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Keith Richards of the Rolling Stones performs during their "14 on Fire" show at Waldbuehne in Berlin, June 10, 2014. REUTERS/Thomas Peter (GERMANY - Tags: ENTERTAINMENT)THOMAS PETER/Reuters

It's only rock and roll. Or is it?

Over the course of a career spanning more than half a century, The Rolling Stones have established themselves as the most iconic rock band in history.

But the Rolling Stones that will be rocking stadiums throughout North America this summer is hardly the same group of skinny, long-haired troublemakers who helped lead the British Invasion of the 1960s.

The Rolling Stones have endured – surviving scandals, substance abuse, line-up changes and legal entanglements – enjoying a longevity unlike any other band in history, and indeed a brand power of which most marketers can only dream.

Now, as Mick, Keith, Ron and Charlie embark on what could almost probably be their final tour – although we've heard that one before, haven't we? – perhaps it's time we take a look back and see what The Glimmer Twins can teach us about staying power, branding, and longevity in business.

A constant evolution It's pretty hard to be one of the most famous rock bands in the world for more than five decades if you're not willing to evolve with the times. From early albums full of covers to writing some of the greatest hits in rock and roll history, the Stones have remained tuned in to what is relevant and have incorporated emerging musical trends into their own distinctive style.

The Stones may have started out by recording blues-influenced albums like 1964's 12x5, but by the end of the 1960s, they were a different band. As they grew as musicians, and as the mood of the culture darkened in the face of the Vietnam War, The Stones took to recording darker, edgier rock albums like Let it Bleed. By the 1970s, the Stones were experimenting with elements of disco and punk rock on different albums, as they sought to evolve with the times.

Of course, the Stones evolution continues. Over the last few years, the band has worked with Jack White, Christina Aguilera, and last week at the Stones' Kansas City tour stop, they performed with Thinking out Loud singer Ed Sheeran. While performing Beast of Burden, the band took time to snap a couple of selfies, and behind the scenes, Mick Jagger recorded a few YouTube posts.

Bands and brands alike, if they are not willing to evolve and understand what it is that is interesting, appealing and important to their audience they won't be able to keep them for long.

As the Stones exemplify, evolving does not mean changing the core of your business to appeal to a fad, rather, it is about having an implicit understanding of your core business values and finding ways for your business to leverage popular trends, tools or platforms to continue telling that story in a way the audience will pay attention to.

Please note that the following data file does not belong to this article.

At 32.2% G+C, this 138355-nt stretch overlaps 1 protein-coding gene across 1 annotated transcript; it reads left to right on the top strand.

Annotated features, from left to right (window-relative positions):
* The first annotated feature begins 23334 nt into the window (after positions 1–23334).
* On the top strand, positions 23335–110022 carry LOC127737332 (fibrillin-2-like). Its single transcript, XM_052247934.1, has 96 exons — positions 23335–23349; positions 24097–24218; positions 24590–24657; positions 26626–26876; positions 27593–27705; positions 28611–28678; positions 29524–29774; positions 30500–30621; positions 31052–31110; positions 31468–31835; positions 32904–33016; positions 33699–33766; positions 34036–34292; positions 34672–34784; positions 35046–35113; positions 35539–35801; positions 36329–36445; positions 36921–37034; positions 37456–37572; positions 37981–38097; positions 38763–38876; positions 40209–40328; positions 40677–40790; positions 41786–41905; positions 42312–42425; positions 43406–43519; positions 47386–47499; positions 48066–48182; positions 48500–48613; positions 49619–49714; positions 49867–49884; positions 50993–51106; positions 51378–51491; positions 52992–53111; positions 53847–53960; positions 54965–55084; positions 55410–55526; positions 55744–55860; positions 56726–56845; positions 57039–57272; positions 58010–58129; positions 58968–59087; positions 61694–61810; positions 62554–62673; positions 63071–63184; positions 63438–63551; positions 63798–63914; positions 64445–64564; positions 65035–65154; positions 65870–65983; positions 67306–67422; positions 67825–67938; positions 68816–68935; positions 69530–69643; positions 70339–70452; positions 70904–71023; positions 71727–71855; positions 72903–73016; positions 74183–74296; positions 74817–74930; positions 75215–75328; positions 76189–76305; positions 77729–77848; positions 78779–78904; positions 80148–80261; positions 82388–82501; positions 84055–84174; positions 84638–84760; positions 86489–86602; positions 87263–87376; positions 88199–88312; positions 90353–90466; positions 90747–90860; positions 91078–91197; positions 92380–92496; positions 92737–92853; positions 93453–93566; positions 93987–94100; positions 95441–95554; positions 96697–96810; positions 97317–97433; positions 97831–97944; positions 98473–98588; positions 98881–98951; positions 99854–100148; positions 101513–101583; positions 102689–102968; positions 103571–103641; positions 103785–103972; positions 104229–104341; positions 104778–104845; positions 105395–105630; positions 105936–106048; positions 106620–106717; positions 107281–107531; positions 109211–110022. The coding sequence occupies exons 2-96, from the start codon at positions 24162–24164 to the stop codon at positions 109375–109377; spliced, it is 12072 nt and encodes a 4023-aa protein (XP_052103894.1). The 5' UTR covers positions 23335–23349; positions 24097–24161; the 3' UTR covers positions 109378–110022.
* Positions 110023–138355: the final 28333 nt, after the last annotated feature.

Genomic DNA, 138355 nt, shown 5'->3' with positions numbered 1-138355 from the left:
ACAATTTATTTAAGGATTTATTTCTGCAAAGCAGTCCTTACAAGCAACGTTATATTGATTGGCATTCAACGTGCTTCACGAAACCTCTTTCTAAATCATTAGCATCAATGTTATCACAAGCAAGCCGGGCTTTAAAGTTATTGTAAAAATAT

They take risks From hairstyles to song selections, the Rolling Stones aren't ones to shy away from risk. From the beginning they broke the mould on how British boy bands should look, perform and sound, and have continued to take risks with their careers ever since.

Sure, not all of those risks panned out. Mick Jagger's solo career, for example. Or the 1983 album Undercover, designed to try and appeal to the MTV Generation.

But sometimes those risks pay off. By the late 1970s, with Studio 54 all the rage, the Stones began incorporating elements of danceable disco into their records, from Miss You on 1978's Some Girls record, to the title track of 1980's Emotional Rescue.

For many bands – and brands for that matter – such a radical departure from a tried and true formula could be terrifying, portending devastating results. But for the Stones, evolving with the times, and remaining relevant to their fan base while at the same time attracting new fans – meant building on their own strengths while incorporating fresh sounds.

Of course when it comes to risks in business, some require a bit more calculation, but the key learning remains the same. In order to grow bigger and better, risks are necessary to keep moving up. Understanding what the opportunities are allows you to be strategic with the risks your business is willing to take.

They don't forget their roots If there is one group that has had their fair share of rough patches, it's the Rolling Stones. Whether it's Keith Richards' now infamous struggles with substance abuse, the epic in-fighting that comes from worldwide superstardom, or the tragic death of original guitarist Brian Jones, it hasn't all been Brown Sugar and Honky Tonk Women for the Stones.

And yet, the band continues to endure, defying expectations of men their age, while touring with the same songs generations have grown up on. Even the group's iconic tongue and lip design emblem – designed in 1971 – has remained largely unchanged since it debuted on the 1971's Sticky Fingers.

Big or small, they haven't let their mistakes undermine their work, and neither should brands. In business, things are going to go wrong, crises are going to arise and things are going to get messy, but there is always an opportunity to learn from that and grow. Use the mistakes, big, small and everything in between to get better and push your business forward.

There are plenty of lessons that Mick, Keith, Ron and Charlie can teach us. They're trailblazers, pioneers, and they sure know how to make a comeback. They're many of the things that businesses aspire to be.

For brands, you can't always get what you want from your strategy, but if you take a few lessons from the Stones, you might just find, you get what you need.

Mia Pearson is the co-founder of North Strategic. She has more than two decades of experience in creating and growing communications agencies, and her experience spans many sectors, including financial, technology, consumer and lifestyle.

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